Regards,
Bob Triol


Both of these (above and below) Daguerreotype were retouched by Sean Melnick, who is a former student of mine and whose work is featured in the book in the book's introduction.



I fell in love with Ellie Kennard's image of her great-grandmother, who was a hardworking woman in Newfoundland, Canada. As Ellie told me," After using Levels to correct the overall fading of the image the man's head was still too pale next to the sky, so I made a selection of it and placed it onto its own layer, set to multiply and reduced the opacity to 17%. I used the Clone Stamp to rebuild the fence and shoes." To see more of Ellie's work please visit www.iiStudio.com


Dear Ms. Eismann,
I am an amateur genealogist and enjoy restoring antique photos of my extended family. I am mostly self taught, so your book is a real help. I have attached a before & after example of two of my restorations, my first cousin four times removed Mrs. Elizabeth Campbell (Autry) Elmore of Havana, Alabama (above) and her husband Bartlet Herbert Elmore (below). The originals are "tintypes" still in the Elmore family. I use Photoshop 5 for my work.

Sincerely,
Kerry Barksdale
Tuscaloosa, Alabama


Lee Lawrence of P&Q Photo in Hollywood, CA has attended a number of my classes and lectures and was generous enough to send me a few examples of his restoration work seen above and below. As Lee says, "Attached are two restorations I did using techniques I've learned from you."


Matt (from Maine) sent me this example of his mother when she was just a baby.



Hello Katrin,
My girlfriend had an old picture of her mother and grandfather. Using several of the techniques in the book, I was able to restore the picture. She is as pleased with the results as I am.
Thanks,
Marty Guzman


Jeff Comella is a commercial photographer based in Pittsburgh and a self taught computer pixel mover. As he says, "I try to add value to each job by retouching and compositing." Jeff has a number of examples in the different reader galleries and they are all wonderfully executed.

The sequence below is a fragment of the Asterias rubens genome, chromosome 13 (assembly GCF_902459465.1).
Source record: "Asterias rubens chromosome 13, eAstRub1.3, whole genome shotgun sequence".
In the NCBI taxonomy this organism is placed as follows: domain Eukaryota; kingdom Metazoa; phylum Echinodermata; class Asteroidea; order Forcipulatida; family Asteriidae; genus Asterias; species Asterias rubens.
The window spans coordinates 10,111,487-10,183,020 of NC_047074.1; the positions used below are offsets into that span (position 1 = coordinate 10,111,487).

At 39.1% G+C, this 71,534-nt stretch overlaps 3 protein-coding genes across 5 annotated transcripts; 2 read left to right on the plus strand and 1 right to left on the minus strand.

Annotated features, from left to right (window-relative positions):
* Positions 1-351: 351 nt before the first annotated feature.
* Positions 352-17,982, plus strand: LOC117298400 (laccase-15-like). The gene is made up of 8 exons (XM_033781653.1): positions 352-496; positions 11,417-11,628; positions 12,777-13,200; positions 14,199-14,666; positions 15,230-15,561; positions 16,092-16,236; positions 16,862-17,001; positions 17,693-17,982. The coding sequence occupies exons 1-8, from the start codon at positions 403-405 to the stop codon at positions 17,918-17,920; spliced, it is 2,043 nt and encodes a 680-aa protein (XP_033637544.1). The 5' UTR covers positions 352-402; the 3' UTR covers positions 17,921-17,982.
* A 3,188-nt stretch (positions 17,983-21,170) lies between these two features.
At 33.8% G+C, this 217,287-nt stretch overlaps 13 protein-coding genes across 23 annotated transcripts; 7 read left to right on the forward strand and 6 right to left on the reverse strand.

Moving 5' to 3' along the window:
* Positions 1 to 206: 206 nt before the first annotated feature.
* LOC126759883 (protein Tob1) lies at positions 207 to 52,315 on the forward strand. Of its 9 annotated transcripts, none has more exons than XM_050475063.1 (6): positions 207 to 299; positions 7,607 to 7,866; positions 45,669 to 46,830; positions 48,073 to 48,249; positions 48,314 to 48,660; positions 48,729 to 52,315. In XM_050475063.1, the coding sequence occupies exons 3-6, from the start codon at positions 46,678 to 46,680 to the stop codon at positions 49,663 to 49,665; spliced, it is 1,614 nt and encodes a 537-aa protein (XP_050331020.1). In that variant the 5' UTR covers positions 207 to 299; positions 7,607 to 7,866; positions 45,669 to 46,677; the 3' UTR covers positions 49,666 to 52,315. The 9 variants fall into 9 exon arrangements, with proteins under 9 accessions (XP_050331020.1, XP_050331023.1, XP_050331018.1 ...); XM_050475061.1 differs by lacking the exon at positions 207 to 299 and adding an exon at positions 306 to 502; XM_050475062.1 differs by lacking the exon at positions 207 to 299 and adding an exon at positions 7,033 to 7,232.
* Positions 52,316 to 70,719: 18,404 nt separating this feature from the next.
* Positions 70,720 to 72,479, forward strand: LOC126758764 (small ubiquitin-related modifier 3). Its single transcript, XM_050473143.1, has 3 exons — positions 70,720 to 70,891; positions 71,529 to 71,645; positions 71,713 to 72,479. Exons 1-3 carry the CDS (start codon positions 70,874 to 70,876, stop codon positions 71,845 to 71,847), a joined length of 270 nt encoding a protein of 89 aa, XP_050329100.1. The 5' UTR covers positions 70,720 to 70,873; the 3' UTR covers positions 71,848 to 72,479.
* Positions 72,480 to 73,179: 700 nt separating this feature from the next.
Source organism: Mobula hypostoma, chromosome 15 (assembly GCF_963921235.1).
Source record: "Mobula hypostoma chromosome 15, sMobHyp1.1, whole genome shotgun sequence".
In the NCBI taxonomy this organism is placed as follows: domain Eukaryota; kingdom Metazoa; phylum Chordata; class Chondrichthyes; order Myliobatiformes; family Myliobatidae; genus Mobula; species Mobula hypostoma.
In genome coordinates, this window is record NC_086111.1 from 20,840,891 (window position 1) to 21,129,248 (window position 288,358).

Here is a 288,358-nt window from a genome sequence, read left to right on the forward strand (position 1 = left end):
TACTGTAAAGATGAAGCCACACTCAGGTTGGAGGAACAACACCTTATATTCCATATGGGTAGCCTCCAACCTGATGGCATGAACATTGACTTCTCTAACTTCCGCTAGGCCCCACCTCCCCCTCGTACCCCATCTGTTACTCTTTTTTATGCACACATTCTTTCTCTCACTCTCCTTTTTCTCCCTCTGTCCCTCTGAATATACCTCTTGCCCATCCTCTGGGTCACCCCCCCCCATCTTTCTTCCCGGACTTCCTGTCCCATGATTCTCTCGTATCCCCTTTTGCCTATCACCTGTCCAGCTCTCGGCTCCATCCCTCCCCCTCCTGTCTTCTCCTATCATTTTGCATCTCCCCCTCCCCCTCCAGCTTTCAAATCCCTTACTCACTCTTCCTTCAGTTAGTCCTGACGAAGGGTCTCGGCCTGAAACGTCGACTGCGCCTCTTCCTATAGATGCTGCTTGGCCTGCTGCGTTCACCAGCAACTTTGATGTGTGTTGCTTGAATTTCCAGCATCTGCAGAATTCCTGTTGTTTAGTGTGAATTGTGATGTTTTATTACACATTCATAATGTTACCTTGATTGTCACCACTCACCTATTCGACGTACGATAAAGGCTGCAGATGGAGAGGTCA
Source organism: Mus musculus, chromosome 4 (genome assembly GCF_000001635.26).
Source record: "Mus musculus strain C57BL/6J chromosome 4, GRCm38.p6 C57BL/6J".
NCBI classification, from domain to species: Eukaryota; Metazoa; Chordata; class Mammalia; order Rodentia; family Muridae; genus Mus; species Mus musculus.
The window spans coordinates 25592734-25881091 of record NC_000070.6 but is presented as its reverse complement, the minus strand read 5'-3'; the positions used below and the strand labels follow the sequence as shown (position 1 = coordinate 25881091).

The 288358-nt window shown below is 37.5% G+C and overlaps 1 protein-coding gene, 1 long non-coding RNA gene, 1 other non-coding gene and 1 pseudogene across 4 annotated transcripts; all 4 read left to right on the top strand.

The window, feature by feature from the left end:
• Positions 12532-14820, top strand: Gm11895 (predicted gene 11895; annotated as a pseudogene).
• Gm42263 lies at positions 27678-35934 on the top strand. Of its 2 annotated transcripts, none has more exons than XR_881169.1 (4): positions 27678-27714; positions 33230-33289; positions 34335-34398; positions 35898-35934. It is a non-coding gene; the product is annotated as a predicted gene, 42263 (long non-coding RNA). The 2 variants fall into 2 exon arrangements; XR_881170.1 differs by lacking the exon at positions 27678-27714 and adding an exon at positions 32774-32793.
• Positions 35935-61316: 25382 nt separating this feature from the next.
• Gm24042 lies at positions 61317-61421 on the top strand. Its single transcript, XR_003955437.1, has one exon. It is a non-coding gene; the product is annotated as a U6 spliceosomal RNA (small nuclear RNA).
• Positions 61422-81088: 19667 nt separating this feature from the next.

Restored by Sherry Stinson


Robert Boothby graduated from Brooks Institute of Photography in April 1980. He learned photo retouching with traditional graphite pencils, an etching tool and Q-tips. After many years in various photography jobs he is currently employed in the electronic prepress field and is using Adobe Photoshop as his retouching tool of choice. This example shows a before and after comparison of his wife's grandfather.


Hello Katrin,
The client ask me to take his dad and put his photo in over his grandfather.We took a photo of the antique image with the Foveon digital camera and then i scanned the really yellow photo of the young guy and used the techniques from the book, which worked like a gem. Then I tinted the photo to the customers liking and finally selected him and moved him over
the grandfather and added a slight vignette. By the way thank you for your time you are so good at what you do and your book has really helped.

Thank you,
dnrwolf@qwest.net


Katrin,
I contacted you about 3 weeks ago thanking you for your book. I have truly enjoyed it and I am learning many new techniques.
I have enclosed a sample of what I did with the only photo my Mother has of her Dad who passed away when she was 9 years old. I could not take it out of it's 3x4 metal frame because it was in about 30 pieces, some of which you can see have fallen already. Instead of scanning it, I took a picture of it with my Nikon 885 digital camera. The end result was well worth the time when I saw my Mother's expression when I presented her with an 8x10 gold framed picture of her father.

Thanks again,
Don C
"always learning"


As Jack Reeves explains, "This is my parent's wedding photo from 1908 - it was badly discolored and using the techniques in your book, I removed the color and then hand-colored the photo again."


 

I attended your lecture at the most recent PhotoExpo Convention in NY and bought your book.
WOW - it has really enhanced my understanding of photo retouching. Thanks again! Lee